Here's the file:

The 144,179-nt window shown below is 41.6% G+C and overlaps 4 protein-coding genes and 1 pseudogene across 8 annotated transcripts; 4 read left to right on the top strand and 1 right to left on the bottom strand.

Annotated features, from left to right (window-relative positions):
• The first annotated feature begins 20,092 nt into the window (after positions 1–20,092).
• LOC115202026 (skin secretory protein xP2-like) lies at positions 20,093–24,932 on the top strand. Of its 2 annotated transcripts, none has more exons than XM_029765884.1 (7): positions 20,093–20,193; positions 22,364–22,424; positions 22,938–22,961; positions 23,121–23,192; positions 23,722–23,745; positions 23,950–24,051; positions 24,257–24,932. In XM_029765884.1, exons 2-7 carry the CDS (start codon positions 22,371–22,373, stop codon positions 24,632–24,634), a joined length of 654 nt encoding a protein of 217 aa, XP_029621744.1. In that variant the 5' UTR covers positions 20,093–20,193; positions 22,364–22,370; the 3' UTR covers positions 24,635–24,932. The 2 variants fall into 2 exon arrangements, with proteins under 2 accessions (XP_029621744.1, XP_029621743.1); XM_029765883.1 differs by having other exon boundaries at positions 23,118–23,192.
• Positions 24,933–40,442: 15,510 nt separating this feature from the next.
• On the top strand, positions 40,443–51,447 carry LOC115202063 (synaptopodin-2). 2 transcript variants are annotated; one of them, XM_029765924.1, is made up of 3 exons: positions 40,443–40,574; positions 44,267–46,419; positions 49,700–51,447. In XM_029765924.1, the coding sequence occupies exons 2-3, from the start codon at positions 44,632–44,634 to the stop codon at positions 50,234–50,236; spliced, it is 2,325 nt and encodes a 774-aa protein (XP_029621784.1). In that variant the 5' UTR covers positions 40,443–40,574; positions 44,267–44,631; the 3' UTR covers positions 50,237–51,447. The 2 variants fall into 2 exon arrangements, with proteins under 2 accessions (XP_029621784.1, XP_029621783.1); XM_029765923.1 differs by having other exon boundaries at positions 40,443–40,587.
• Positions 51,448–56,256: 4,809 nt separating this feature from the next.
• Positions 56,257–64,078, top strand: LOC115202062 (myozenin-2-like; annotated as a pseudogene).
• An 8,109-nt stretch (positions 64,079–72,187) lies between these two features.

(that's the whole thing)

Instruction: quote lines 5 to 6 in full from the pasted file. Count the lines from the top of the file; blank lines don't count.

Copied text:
• Positions 24,933–40,442: 15,510 nt separating this feature from the next.
• On the top strand, positions 40,443–51,447 carry LOC115202063 (synaptopodin-2). 2 transcript variants are annotated; one of them, XM_029765924.1, is made up of 3 exons: positions 40,443–40,574; positions 44,267–46,419; positions 49,700–51,447. In XM_029765924.1, the coding sequence occupies exons 2-3, from the start codon at positions 44,632–44,634 to the stop codon at positions 50,234–50,236; spliced, it is 2,325 nt and encodes a 774-aa protein (XP_029621784.1). In that variant the 5' UTR covers positions 40,443–40,574; positions 44,267–44,631; the 3' UTR covers positions 50,237–51,447. The 2 variants fall into 2 exon arrangements, with proteins under 2 accessions (XP_029621784.1, XP_029621783.1); XM_029765923.1 differs by having other exon boundaries at positions 40,443–40,587.